Roberts’s majority opinion was joined by Justices Ruth Bader Ginsburg, Antonin Scalia, Stephen Breyer and Elena Kagan — an unusual mix for a court that has been divided along ideological lines for many of the court’s decisions this term. Justice Anthony Kennedy dissented and was joined by Justices Clarence Thomas, Samuel Alito and Sonia Sotomayor.
“Because petitioners have not satisfied their burden to demonstrate standing to appeal the judgment of the District Court, the Ninth Circuit was without jurisdiction to consider the appeal,” Roberts wrote. “The judgment of the Ninth Circuit is vacated, and the case is remanded with instructions to dismiss the appeal for lack of jurisdiction.”
By declaring that the case did not have standing to be before the high court, the justices never reached the broader arguments argued by the plaintiffs in the case that marriage equality should be legalized nationwide.
Theodore Olson, the conservative half of the star legal duo leading the charge against Proposition 8, argued during oral arguments before the court on March 26 that not only is California’s same-sex marriage ban unconstitutional, but so is denying same-sex couples the right to marry anywhere in the country.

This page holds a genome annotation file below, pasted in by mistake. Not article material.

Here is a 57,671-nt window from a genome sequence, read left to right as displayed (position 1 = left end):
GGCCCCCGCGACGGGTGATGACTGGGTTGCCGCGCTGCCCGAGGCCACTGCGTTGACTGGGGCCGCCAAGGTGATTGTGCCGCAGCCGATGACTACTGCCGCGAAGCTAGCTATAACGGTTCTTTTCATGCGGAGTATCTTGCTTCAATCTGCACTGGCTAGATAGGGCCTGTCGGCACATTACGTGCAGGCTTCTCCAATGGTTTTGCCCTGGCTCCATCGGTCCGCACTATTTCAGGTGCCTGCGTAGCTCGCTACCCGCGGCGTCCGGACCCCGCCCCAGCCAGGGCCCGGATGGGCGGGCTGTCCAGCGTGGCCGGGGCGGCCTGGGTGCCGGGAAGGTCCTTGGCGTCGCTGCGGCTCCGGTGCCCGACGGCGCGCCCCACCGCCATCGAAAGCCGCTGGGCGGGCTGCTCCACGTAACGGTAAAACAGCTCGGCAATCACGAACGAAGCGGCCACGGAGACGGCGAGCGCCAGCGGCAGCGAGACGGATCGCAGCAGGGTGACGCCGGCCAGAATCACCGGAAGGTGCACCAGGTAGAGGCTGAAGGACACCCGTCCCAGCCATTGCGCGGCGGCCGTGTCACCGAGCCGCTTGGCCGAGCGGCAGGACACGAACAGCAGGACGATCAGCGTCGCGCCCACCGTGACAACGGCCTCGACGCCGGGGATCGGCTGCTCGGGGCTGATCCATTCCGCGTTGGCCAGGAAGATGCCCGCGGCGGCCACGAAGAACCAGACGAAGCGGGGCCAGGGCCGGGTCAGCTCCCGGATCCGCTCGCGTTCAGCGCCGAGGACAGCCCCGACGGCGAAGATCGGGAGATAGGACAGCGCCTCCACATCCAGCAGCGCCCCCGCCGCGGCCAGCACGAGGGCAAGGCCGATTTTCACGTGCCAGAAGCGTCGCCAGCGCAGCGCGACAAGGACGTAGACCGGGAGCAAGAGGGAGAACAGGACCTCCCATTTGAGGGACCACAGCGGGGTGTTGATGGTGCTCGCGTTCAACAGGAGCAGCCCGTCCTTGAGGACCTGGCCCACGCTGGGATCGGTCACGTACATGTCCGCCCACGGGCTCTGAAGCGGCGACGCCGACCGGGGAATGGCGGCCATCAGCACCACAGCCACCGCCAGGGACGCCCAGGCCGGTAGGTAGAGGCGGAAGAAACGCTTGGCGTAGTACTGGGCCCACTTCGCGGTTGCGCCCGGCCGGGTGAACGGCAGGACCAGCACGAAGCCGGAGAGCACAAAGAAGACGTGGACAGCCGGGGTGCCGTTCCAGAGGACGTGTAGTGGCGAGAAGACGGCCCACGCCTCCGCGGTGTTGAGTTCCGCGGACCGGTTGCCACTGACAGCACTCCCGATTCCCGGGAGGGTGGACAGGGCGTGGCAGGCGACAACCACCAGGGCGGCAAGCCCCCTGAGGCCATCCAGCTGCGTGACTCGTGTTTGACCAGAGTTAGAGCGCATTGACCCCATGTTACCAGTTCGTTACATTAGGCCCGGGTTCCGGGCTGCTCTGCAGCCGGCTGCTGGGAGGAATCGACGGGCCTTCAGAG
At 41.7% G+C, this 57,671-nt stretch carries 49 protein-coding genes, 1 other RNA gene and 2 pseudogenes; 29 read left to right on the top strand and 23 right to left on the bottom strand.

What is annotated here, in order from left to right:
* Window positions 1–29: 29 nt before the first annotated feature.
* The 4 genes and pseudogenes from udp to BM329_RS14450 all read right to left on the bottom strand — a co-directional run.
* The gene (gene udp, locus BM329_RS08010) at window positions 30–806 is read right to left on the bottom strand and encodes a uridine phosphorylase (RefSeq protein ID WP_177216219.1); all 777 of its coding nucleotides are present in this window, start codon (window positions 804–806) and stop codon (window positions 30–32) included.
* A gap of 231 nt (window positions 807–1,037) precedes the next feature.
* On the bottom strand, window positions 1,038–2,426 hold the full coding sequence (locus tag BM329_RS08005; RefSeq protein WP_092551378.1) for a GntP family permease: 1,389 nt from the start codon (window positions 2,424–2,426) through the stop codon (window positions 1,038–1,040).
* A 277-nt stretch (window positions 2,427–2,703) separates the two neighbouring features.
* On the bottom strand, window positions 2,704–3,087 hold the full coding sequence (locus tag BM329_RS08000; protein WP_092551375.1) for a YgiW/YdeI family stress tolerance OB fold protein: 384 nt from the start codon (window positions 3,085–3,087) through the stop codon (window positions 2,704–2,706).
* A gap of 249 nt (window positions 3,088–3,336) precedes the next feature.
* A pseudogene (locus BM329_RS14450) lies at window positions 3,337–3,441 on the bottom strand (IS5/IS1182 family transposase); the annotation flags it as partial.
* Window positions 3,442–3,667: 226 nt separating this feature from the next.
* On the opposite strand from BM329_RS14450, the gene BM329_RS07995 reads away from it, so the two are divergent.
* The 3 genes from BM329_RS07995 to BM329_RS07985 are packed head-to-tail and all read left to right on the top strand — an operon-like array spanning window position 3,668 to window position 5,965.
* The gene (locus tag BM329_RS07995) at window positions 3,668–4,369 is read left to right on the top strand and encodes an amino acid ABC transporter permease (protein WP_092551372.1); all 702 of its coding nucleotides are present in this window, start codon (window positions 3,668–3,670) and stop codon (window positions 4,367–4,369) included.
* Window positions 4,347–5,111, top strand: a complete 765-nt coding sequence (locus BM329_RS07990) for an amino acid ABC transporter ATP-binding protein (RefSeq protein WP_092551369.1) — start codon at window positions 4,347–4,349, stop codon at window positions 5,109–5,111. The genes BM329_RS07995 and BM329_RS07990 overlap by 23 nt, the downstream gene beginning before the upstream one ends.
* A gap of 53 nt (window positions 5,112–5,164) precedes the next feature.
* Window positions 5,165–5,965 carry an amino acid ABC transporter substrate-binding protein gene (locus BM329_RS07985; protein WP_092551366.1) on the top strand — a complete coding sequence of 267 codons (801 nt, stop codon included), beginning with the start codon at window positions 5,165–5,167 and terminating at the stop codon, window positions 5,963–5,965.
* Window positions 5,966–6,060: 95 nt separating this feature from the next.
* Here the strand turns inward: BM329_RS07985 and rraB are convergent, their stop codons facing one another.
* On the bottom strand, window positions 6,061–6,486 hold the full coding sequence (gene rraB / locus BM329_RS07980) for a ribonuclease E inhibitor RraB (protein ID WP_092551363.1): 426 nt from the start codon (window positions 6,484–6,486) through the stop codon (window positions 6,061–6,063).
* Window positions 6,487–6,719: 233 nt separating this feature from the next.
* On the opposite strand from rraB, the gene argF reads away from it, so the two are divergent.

California voters approved Proposition 8 in November 2008, taking away the right of same-sex couples to marry after that right had already been granted by the California Supreme Court.
Although the decision was not the sweeping ruling many had hoped for, plaintiffs in the Proposition 8 case applauded the news that marriage equality will soon return to California.
Speaking to reporters on the steps of the Supreme Court after the decisions, lead co-counsel David Boies said that when the Supreme Court does address the questions raised in the Proposition 8 case, they will have no choice but to usher in marriage equality nationwide
“Everything that the Supreme Court said in the Defense of Marriage Act case, where they did reach the merits, demonstrates that when that case does finally come to the United States Supreme Court on the merits, marriage equality will be the law throughout this land,” Boies said. “The next step is to translate the promise that was in Lawrence that was reaffirmed today in the DOMA case, that every citizen in every state has the right to marry the person that they love.”
Advocates have long promised to return to the Supreme Court for the sweeping ruling they have sought, were it not to come in these cases. Boies was joined by Human Rights Campaign President Chad Griffin, who helped found the American Foundation for Equal Rights, which brought the Proposition 8 case. Declaring that “apathy and passivity are no better than bigotry,” Griffin announced a new promise: Noting it took less than five years to restore marriage equality in California, Griffin declared, “Within five years we will bring marriage equality to all 50 states in this vast country.”
Read the Supreme Court’s opinions in both cases here.
[Photo 1: Celebrations outside the Supreme Court (Credit: Todd Franson/Metro Weekly). Photo 2: The Proposition 8 plaintiffs speak to reporters outside the Supreme Court (Credit: Justin Snow/Metro Weekly).]